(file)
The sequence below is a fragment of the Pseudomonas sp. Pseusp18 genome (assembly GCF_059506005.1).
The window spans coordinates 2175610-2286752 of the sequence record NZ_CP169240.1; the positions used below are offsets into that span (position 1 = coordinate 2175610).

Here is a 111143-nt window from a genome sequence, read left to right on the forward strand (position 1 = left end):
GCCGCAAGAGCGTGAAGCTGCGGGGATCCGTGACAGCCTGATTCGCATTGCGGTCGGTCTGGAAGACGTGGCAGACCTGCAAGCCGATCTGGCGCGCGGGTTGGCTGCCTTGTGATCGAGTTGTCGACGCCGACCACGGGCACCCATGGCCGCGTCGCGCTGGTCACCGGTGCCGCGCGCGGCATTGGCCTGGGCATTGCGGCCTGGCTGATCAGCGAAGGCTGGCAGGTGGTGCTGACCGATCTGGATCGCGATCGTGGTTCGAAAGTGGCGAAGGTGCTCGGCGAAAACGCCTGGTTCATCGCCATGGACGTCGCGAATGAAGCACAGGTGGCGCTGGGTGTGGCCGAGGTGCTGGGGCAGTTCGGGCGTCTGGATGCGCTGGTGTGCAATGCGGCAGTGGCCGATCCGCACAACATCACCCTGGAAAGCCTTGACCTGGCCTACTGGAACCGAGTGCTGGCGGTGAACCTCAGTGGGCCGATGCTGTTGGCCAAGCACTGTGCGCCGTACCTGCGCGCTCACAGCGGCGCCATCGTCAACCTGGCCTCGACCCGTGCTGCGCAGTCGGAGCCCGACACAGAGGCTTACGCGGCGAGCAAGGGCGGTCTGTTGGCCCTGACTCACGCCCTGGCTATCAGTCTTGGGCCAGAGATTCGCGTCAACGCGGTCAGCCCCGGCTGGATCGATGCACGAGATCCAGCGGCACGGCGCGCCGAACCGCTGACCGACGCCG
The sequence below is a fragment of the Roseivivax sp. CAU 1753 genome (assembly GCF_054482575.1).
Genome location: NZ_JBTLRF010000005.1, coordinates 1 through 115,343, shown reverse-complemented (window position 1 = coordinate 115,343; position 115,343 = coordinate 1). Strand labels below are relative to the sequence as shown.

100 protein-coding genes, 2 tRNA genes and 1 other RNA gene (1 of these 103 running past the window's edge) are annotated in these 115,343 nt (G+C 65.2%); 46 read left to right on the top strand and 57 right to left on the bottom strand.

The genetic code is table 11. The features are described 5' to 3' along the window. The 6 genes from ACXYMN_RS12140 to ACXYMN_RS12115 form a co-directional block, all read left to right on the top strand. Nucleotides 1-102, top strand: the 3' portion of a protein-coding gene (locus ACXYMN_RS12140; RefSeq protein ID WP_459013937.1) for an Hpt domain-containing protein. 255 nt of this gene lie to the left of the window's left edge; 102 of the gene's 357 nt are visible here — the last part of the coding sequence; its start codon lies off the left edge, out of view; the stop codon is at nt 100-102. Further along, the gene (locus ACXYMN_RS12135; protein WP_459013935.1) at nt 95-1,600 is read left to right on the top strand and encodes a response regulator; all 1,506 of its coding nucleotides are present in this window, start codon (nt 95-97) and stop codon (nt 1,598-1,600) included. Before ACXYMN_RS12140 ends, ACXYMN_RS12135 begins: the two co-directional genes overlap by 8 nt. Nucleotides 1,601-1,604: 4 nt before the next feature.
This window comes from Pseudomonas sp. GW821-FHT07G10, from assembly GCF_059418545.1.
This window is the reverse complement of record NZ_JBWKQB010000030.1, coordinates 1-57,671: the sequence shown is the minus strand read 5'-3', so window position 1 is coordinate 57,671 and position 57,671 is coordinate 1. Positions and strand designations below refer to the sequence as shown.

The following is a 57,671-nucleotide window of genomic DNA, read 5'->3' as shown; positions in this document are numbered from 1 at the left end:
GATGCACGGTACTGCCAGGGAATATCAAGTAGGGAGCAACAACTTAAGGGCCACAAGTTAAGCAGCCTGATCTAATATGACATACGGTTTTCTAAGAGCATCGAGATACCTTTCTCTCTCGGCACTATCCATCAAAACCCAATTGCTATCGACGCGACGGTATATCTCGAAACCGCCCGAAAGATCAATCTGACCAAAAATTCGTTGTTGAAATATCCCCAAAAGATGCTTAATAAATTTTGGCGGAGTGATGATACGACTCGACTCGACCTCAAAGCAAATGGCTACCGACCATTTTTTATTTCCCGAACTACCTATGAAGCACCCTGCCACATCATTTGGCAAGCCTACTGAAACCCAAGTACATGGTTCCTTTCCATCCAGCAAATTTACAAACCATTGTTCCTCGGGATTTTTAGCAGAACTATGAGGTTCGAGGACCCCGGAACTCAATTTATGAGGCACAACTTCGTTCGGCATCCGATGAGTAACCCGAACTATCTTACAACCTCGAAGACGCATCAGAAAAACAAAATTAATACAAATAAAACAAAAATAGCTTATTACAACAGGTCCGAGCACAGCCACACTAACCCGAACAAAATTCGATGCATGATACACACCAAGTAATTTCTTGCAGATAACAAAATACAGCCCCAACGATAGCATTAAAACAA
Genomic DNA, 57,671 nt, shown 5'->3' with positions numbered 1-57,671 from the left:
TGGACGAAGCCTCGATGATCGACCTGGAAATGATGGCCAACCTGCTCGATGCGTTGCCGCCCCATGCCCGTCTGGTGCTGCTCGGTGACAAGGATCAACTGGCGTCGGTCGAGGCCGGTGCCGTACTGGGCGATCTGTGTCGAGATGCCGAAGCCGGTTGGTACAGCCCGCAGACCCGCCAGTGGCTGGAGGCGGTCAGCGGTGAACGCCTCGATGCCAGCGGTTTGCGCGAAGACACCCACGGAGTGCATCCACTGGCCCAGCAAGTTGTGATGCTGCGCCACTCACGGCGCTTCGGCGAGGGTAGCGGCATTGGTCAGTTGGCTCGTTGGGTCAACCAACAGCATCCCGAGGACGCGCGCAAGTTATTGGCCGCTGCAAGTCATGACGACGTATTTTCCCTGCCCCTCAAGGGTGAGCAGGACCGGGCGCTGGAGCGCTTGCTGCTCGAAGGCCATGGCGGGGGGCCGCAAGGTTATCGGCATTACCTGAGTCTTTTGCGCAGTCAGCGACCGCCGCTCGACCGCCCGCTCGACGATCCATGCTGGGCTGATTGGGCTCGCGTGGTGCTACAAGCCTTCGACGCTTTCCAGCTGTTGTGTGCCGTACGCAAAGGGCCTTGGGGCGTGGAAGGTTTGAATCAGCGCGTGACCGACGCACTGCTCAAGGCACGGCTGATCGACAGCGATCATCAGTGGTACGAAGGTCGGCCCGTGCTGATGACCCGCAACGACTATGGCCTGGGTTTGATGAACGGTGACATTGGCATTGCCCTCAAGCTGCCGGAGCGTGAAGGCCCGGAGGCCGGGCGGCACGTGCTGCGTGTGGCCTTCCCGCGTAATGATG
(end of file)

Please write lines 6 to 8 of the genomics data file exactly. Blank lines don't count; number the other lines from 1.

Genome location: NZ_JBTLRF010000005.1, coordinates 1 through 115,343, shown reverse-complemented (window position 1 = coordinate 115,343; position 115,343 = coordinate 1). Strand labels below are relative to the sequence as shown.

100 protein-coding genes, 2 tRNA genes and 1 other RNA gene (1 of these 103 running past the window's edge) are annotated in these 115,343 nt (G+C 65.2%); 46 read left to right on the top strand and 57 right to left on the bottom strand.

The genetic code is table 11. The features are described 5' to 3' along the window. The 6 genes from ACXYMN_RS12140 to ACXYMN_RS12115 form a co-directional block, all read left to right on the top strand. Nucleotides 1-102, top strand: the 3' portion of a protein-coding gene (locus ACXYMN_RS12140; RefSeq protein ID WP_459013937.1) for an Hpt domain-containing protein. 255 nt of this gene lie to the left of the window's left edge; 102 of the gene's 357 nt are visible here — the last part of the coding sequence; its start codon lies off the left edge, out of view; the stop codon is at nt 100-102. Further along, the gene (locus ACXYMN_RS12135; protein WP_459013935.1) at nt 95-1,600 is read left to right on the top strand and encodes a response regulator; all 1,506 of its coding nucleotides are present in this window, start codon (nt 95-97) and stop codon (nt 1,598-1,600) included. Before ACXYMN_RS12140 ends, ACXYMN_RS12135 begins: the two co-directional genes overlap by 8 nt. Nucleotides 1,601-1,604: 4 nt before the next feature.